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At least 43 killed, 600 injured after Tsunami hits Indonesia’s Sunda Strait

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At least 43 people have been killed and nearly 600 injured after a tsunami hit the coast around Indonesia’s Sunda Strait. Notably, Tsunami was caused by a volcano known as the “child” of the legendary Krakatoa.

Deaths have been reported in the Pandeglang, South Lampung and Serang regions. Among the areas hit was the popular Tanjung Lesung beach resort in West Java. The worst affected area was the Pandeglang region of Banten province in Java. Of the deaths, 33 were in Pandeglang.

In a statement, the national disaster agency spokesman Sutopo Purwo Nugroho said that hundreds of buildings were destroyed by the wave, which hit beaches without warning in South Sumatra and the western tip of Java about 9.30 pm local time (1430 GMT) on Saturday. “So far 43 people died and 584 people were injured across three regions,” he added.

“The combination caused a sudden tsunami that hit the coast,” Nugroho said adding that Indonesia’s geological agency was working to ascertain exactly how it happened. He further noted that the death toll would likely increase.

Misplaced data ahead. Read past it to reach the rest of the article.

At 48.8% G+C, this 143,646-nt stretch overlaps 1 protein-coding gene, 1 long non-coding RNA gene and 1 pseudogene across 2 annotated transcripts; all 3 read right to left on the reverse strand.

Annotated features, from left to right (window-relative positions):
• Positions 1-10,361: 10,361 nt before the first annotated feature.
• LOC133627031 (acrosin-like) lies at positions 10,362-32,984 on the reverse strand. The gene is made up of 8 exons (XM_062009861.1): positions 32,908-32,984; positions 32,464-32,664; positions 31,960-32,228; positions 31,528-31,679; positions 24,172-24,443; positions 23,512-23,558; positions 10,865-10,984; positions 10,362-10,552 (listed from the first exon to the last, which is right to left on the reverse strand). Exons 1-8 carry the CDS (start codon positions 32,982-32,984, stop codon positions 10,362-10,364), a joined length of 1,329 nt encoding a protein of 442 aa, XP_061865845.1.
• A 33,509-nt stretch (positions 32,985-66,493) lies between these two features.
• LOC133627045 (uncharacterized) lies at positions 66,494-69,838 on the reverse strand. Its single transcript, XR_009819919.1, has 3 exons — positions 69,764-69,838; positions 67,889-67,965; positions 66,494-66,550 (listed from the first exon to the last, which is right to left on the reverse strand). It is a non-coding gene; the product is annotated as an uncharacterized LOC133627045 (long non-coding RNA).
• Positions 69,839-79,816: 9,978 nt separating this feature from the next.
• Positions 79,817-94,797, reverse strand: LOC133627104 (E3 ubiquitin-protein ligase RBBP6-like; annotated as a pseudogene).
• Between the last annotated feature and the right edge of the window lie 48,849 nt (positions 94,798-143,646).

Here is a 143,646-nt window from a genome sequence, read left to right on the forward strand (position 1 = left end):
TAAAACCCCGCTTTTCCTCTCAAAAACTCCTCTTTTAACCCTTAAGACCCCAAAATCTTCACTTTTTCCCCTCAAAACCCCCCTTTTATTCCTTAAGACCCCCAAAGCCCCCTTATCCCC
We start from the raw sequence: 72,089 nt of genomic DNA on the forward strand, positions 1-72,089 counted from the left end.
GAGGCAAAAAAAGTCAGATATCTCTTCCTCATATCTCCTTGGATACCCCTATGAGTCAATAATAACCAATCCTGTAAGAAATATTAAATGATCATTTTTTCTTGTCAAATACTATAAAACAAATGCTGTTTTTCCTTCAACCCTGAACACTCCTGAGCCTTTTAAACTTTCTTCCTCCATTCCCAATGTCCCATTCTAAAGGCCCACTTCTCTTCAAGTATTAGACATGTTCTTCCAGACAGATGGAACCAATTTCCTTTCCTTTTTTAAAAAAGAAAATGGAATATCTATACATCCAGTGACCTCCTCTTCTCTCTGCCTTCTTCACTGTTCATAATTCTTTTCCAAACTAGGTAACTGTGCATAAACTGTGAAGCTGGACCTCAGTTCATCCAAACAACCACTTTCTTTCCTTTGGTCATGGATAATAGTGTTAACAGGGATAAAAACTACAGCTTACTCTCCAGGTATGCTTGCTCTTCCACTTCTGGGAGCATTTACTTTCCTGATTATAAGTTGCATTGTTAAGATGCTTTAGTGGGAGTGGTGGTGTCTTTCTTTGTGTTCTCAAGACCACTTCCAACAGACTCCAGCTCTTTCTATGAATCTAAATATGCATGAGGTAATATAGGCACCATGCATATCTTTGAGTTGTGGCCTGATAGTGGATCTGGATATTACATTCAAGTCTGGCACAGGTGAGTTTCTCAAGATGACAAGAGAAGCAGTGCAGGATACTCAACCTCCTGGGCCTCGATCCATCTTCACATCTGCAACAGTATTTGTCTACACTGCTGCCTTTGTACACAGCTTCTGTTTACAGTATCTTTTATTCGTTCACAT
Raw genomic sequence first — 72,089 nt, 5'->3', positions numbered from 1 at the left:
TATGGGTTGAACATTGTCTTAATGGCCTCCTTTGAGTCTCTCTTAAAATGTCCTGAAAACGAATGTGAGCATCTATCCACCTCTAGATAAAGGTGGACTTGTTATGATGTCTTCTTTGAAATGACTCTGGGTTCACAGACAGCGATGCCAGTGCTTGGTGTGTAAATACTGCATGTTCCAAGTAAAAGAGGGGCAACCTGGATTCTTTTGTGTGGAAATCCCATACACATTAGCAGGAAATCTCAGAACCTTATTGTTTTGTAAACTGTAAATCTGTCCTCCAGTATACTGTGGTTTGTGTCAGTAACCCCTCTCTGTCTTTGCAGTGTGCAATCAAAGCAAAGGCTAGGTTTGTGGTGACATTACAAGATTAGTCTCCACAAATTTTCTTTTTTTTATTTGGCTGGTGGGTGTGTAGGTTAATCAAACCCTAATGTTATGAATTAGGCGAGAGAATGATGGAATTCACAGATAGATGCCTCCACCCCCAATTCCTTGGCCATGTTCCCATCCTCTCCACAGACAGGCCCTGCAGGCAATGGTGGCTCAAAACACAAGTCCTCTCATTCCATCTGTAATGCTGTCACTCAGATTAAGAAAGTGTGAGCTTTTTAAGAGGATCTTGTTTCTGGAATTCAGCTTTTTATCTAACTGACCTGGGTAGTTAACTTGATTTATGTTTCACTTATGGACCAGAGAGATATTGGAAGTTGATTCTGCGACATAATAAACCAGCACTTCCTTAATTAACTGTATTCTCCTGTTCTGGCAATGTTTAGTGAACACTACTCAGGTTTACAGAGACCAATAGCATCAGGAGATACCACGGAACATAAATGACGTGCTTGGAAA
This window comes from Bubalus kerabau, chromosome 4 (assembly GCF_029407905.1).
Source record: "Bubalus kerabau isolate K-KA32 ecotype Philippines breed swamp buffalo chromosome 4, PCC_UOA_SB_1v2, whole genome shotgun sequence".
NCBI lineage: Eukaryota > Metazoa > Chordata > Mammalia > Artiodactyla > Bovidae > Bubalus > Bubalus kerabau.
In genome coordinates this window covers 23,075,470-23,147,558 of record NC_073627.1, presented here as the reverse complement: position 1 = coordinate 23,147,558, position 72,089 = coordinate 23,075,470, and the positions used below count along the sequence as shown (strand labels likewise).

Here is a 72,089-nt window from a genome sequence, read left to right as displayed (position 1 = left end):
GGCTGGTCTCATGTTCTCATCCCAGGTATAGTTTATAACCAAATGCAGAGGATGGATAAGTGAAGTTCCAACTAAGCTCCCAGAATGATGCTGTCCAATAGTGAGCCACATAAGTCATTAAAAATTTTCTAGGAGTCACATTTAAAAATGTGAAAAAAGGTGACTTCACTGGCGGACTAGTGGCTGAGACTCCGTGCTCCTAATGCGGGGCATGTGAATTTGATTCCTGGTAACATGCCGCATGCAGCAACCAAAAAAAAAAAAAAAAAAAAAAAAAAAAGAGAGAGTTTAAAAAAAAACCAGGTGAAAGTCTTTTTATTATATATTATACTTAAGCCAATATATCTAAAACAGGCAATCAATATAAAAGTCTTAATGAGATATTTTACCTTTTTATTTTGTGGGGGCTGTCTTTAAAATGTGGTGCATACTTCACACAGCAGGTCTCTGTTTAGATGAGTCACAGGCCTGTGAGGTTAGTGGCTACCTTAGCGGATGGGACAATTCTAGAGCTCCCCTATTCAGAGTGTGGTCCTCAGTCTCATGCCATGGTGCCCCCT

A video shared on social media showed a large wave crashing into a venue in the resort, where a popular band, Seventeen, was performing. Indonesian media report that at least two band members are missing.

In a separate statement, the Meteorology and Geophysics Agency said it could have been caused by undersea landslides from Anak Krakatau, a volcanic island formed over years from the Krakatau volcano, which last erupted in October.

Anak Krakatoa is a small volcanic island that emerged from the ocean half a century after Krakatoa’s deadly 1883 eruption. When Krakatoa erupted in the 19th century, a jet of ash, stones and smoke shot more than 20 kilometres (12 miles) into the sky, plunging the region into darkness, and sparking a huge tsunami that was felt around the world. The disaster killed more than 36,000 people.

Importantly, Indonesia is one of the most disaster-prone nations on earth, straddles the so-called Pacific ‘Ring of Fire’, where tectonic plates collide and a large portion of the world’s volcanic eruptions and earthquakes occur. Most recently in the city of Palu on Sulawesi island a quake and tsunami killed thousands of people.

In 2004 a tsunami triggered by a magnitude 9.3 undersea earthquake off the coast of Sumatra in western Indonesia killed 220,000 people in countries around the Indian Ocean, including 168,000 in Indonesia.

Also Read: Indonesia tsunami: Death toll rises to 1,234, leaves citizens begging for help